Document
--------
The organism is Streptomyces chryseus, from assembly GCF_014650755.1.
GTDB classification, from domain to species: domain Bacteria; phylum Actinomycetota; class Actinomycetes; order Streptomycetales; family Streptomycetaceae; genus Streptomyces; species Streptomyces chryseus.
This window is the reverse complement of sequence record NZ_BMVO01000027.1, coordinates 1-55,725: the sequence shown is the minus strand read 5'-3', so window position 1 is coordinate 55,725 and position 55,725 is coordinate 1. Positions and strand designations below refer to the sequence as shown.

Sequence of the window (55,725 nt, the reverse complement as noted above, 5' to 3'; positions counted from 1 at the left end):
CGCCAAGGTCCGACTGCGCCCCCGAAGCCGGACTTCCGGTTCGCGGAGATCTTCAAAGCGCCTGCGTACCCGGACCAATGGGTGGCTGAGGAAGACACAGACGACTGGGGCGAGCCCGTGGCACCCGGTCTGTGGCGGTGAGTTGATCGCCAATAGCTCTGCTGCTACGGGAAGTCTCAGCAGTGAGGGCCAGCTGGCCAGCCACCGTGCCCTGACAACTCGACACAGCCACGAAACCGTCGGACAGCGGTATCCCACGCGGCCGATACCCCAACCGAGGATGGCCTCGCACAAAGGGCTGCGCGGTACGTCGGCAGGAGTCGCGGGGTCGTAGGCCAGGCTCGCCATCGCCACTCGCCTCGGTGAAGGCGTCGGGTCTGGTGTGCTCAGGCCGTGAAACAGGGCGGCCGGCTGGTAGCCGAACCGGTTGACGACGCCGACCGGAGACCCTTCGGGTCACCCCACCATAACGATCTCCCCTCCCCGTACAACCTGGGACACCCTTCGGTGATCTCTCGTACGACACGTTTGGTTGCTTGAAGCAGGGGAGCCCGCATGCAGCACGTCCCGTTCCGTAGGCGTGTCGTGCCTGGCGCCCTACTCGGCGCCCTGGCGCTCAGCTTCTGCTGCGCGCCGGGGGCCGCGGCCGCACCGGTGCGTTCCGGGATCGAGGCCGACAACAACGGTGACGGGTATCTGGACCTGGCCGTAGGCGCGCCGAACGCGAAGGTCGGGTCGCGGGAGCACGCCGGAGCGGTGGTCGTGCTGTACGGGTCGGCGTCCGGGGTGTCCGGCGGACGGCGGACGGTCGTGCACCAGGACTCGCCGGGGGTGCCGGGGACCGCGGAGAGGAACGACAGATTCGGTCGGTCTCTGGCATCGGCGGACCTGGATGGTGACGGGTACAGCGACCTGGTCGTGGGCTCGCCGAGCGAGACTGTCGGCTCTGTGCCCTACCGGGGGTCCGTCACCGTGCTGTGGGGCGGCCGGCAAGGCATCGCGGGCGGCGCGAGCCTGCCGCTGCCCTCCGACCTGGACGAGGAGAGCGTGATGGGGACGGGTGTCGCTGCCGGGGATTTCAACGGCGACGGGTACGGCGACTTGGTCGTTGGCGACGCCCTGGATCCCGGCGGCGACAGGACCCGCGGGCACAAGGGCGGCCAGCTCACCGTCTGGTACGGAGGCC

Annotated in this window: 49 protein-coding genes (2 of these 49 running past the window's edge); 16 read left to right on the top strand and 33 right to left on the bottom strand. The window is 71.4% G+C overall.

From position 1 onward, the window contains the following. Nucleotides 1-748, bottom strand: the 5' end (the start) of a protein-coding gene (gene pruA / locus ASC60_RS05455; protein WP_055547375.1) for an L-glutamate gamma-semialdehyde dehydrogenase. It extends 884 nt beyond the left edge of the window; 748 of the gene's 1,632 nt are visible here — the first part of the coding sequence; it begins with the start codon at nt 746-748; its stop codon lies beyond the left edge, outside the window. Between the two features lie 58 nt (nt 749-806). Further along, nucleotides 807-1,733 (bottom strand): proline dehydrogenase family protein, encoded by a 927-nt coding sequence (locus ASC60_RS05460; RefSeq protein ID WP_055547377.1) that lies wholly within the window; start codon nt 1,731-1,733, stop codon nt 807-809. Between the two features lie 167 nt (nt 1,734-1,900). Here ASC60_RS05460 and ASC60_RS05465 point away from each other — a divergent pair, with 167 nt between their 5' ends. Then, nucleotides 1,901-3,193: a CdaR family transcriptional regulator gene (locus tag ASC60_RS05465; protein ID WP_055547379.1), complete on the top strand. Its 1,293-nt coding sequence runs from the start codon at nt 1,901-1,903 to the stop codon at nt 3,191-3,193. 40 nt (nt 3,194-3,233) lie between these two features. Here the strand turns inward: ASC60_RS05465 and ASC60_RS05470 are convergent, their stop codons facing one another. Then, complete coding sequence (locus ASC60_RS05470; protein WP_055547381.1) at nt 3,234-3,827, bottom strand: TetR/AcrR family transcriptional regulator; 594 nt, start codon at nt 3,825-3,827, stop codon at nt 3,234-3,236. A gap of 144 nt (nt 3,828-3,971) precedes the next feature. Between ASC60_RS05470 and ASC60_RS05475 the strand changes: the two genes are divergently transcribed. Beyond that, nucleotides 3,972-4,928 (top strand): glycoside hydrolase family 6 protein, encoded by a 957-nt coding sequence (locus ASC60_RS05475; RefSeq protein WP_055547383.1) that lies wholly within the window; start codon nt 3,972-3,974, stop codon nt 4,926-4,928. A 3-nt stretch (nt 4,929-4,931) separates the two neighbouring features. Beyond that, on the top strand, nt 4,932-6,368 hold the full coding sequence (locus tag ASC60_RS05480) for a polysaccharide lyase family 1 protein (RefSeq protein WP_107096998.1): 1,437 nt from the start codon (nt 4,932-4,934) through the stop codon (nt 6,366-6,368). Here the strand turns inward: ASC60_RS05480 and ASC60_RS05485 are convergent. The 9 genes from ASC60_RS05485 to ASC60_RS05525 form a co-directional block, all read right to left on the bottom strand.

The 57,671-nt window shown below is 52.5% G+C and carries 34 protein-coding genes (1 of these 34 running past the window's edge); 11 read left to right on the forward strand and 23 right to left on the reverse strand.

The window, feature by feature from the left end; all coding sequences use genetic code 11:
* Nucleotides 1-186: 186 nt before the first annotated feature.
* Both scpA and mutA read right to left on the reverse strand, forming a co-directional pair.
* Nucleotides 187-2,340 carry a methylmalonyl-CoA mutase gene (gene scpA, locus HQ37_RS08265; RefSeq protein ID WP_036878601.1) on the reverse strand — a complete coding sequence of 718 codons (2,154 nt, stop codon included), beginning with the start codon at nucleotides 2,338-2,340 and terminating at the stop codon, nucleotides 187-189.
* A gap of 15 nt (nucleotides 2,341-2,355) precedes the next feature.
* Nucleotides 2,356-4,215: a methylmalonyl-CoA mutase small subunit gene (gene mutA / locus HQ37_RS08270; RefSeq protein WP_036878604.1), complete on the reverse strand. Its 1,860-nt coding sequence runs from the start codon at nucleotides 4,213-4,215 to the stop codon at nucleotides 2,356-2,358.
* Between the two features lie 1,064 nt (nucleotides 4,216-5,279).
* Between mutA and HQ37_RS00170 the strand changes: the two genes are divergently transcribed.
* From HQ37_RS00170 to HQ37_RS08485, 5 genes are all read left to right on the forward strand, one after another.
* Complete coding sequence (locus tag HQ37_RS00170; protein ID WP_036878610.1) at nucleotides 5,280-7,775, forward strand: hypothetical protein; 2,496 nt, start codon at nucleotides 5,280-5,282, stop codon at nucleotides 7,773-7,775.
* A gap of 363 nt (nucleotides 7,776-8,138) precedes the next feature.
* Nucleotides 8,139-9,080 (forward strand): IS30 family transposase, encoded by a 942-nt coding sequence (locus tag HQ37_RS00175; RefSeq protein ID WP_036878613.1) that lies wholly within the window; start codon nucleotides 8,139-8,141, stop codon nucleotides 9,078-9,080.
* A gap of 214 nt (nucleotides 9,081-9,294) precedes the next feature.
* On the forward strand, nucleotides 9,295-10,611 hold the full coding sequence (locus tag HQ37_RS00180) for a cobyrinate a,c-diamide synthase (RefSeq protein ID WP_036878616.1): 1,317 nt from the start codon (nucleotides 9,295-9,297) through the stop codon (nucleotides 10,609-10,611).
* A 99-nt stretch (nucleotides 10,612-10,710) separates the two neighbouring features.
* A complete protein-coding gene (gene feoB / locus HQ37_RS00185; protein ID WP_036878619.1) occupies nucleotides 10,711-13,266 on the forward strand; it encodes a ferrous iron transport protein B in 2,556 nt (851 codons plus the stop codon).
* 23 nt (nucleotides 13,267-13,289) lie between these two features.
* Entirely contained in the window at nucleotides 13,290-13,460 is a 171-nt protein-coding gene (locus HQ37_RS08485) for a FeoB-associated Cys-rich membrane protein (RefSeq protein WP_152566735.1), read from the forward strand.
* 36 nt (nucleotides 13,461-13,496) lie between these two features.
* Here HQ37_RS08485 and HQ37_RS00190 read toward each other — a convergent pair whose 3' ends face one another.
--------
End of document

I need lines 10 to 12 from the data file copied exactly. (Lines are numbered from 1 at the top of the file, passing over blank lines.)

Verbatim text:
* Nucleotides 1-186: 186 nt before the first annotated feature.
* Both scpA and mutA read right to left on the reverse strand, forming a co-directional pair.
* Nucleotides 187-2,340 carry a methylmalonyl-CoA mutase gene (gene scpA, locus HQ37_RS08265; RefSeq protein ID WP_036878601.1) on the reverse strand — a complete coding sequence of 718 codons (2,154 nt, stop codon included), beginning with the start codon at nucleotides 2,338-2,340 and terminating at the stop codon, nucleotides 187-189.